Friends and family of the 29 men killed in the Pike River Mine disaster say an agreed plan to re-enter the mine is a historic moment of truth and justice.
Families of some of the men killed in the November 2010 explosion were in Parliament this morning to hear the Minister Responsible for Pike River Re-Entry Andrew Little announce a plan to re-enter the mine, as promised by the new government.
The plan will involve what Mr Little said was the simplest and safest option, of re-entry using the existing single entry access tunnel.
Sonya Rockhouse, who lost her son Ben in the disaster, told Morning Report the change of government had made a huge difference to the families' campaign and the previous National government had failed them, she said.
"Before we just had the same rhetoric all the time from them.
"They wouldn't listen to our experts. We met with Bill English and asked him to meet with our experts and they refused and suddenly we've got a government where we don't have to fight, we don't have to worry because they were doing everything we wanted them to do and more."
She was confident the single-entry plan was safe and that those involved in the operation knew what they were doing.
And said she would be entering the mine to the 170m mark, accompanied by Anna Osborne - the wife of Milton Osborne who died in the explosion.
"It will be the closest I've ever been to my son since this happened and just to feel like we're in there and we're walking the same road that they walked on and took that last walk up to their job," she said.
"It's symbolic too, to show everyone it's safe and is everything we said it would be."
Tommy Daly, who lost close friend Milton Osborne in the explosion, told Morning Report the previous National government's position over re-entry had been disgraceful and that recovery of bodies "was not that much to ask".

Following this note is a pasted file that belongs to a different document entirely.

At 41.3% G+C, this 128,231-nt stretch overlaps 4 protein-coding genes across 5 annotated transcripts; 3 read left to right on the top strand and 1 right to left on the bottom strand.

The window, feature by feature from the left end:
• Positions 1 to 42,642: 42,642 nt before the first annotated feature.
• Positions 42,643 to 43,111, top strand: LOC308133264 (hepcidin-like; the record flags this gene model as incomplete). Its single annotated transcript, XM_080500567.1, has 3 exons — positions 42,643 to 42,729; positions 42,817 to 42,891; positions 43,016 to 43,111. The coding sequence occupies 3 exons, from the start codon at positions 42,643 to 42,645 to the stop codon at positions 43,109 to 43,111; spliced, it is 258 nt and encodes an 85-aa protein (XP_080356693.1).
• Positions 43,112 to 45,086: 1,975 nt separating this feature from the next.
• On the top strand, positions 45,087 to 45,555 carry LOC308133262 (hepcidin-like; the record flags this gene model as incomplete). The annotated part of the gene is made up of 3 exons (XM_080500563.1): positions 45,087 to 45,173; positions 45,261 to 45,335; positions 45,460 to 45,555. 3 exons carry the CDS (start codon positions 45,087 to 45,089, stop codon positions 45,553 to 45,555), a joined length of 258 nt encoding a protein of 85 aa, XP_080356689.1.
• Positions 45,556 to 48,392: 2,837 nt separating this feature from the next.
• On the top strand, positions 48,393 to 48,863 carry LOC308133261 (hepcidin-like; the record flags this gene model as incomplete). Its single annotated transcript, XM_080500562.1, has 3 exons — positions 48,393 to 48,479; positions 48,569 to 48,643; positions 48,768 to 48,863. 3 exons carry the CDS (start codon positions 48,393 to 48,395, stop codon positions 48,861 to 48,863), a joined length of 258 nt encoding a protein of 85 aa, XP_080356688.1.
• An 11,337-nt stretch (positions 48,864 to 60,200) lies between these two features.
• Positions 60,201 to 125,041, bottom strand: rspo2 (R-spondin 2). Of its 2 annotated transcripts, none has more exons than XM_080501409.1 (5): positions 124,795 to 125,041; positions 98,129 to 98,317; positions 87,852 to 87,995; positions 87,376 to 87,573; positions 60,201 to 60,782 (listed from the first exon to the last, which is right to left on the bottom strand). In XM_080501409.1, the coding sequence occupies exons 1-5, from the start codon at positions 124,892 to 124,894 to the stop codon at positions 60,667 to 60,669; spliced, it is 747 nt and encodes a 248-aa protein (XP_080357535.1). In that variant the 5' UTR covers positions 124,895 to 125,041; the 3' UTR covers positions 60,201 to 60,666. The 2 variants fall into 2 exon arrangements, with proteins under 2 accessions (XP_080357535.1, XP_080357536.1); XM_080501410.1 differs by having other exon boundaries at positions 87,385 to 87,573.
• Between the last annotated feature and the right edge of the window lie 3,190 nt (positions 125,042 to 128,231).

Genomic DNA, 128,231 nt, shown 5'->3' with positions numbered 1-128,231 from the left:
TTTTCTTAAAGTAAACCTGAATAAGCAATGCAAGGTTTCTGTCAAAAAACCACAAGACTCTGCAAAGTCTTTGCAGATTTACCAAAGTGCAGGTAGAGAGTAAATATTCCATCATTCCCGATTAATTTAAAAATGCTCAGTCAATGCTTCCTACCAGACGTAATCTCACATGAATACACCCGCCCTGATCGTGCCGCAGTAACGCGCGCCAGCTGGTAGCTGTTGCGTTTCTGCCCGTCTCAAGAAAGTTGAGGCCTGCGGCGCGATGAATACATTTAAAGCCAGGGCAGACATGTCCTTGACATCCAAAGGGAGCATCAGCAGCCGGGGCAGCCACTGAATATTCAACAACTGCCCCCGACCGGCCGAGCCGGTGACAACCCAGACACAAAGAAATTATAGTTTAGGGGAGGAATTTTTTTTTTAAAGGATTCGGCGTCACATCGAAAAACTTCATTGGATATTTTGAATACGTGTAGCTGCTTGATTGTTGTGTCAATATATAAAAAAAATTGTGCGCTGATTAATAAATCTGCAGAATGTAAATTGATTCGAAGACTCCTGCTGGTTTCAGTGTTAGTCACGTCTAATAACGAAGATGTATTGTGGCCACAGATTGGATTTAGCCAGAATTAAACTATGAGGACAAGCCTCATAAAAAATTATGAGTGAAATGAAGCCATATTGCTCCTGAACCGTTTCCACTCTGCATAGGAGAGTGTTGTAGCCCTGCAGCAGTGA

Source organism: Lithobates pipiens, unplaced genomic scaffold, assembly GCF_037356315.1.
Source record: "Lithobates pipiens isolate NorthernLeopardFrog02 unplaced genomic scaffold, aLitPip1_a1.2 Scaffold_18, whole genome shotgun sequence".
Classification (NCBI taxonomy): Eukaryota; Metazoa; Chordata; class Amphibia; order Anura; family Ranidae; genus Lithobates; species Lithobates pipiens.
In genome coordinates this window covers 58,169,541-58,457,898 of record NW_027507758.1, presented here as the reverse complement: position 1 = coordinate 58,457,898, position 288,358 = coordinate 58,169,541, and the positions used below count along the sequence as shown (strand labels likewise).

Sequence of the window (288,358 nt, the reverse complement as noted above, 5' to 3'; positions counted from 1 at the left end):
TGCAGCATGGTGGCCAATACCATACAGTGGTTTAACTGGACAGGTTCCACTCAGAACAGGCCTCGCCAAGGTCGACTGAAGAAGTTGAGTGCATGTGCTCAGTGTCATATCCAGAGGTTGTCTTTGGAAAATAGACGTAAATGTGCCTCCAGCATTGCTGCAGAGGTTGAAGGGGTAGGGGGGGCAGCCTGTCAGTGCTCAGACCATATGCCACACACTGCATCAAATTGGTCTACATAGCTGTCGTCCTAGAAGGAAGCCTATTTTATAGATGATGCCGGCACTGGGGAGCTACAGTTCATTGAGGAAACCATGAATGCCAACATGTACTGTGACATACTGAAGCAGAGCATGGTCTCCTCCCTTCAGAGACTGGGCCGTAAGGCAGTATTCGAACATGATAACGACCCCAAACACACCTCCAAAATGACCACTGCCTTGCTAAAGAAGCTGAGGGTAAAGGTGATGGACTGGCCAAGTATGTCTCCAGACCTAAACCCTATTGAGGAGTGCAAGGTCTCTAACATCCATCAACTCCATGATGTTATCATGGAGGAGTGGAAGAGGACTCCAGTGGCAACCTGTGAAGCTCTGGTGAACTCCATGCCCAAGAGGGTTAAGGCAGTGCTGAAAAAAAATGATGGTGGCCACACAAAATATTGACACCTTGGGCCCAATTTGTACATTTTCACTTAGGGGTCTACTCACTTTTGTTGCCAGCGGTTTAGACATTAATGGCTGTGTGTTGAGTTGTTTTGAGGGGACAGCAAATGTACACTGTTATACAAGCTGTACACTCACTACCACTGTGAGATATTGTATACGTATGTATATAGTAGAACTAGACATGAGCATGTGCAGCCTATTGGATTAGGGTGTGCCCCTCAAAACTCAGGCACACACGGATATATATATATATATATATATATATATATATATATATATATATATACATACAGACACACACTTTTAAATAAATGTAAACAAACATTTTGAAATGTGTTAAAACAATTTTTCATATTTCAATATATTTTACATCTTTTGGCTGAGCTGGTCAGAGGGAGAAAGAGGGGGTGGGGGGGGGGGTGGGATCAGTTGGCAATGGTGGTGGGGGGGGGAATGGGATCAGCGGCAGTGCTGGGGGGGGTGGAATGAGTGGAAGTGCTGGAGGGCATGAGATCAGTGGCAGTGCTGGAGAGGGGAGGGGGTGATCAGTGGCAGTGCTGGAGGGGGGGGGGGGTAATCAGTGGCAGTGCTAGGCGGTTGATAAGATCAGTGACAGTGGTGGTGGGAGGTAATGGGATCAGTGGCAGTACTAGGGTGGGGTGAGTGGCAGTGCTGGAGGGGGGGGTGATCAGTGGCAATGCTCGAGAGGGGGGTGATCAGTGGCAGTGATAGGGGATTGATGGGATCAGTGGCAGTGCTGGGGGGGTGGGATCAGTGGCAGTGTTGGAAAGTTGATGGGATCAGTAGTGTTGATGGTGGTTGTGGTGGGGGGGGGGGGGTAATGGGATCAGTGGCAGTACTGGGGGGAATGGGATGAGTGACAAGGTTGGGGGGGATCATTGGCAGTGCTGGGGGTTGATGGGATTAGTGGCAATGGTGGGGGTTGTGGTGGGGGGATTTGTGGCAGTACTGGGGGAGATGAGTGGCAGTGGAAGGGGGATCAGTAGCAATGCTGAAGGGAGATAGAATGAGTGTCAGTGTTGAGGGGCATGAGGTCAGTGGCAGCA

"I can't believe it has taken eight years... If anyone thinks this thing is a waste of money or a waste of time put yourself in their shoes and just have a think about it for a minute.
"It's a hell out there ... and no one has ever had a go getting in there to see if they can get someone out and it's disgraceful," he said.
National Party spokesperson for Pike re-entry Chris Finlayson said when his party was in government the advice they received was that it was unsafe to re-enter the mine.
"Our position remains the same, safety is the sole consideration here," he said.
"Everyone would like to see the bodies recovered but safety is paramount."
Bernie Monk, who also lost a loved one, said it was a proud day for all Kiwis.
Anna Osborne said it was a historic moment for truth and justice and that the announcement was a "truly amazing day for our families".
"We fought really hard for our men for a really long time and today, this is a victory for our families," she said.
"This is a victory for the little people of New Zealand.
"We needed to fight, we need to bring our men home if we can."
She pointed out there had been 400 deaths in the workplace since the disaster and that this figure was unacceptable.
"We need to change the working culture in New Zealand, we need to up our game in terms of health and safety," she said.
Work on drilling bore holes was expected to begin immediately. Breaching of the 30m seal would begin in February.
The Pike River Family Reference Group, which represents the majority of the families, had been involved in the re-entry plan by the Pike River Recovery Agency.
Mr Little said the re-entry plan was "extraordinarily complex" and would pose "major hazards" but that the plan was being led by world experts in mining safety. The budget has been set at $36 million.
He said safety protocols would be paramount and that reassessments of the plan were possible.
The three options for re-entry had been using a single entry; building a new 250m-long tunnel, which would connect with the Pit Bottom in Stone area, for ventilation and a second escape route; and using a single entry while adding a new borehole to provide a means of emergency escape.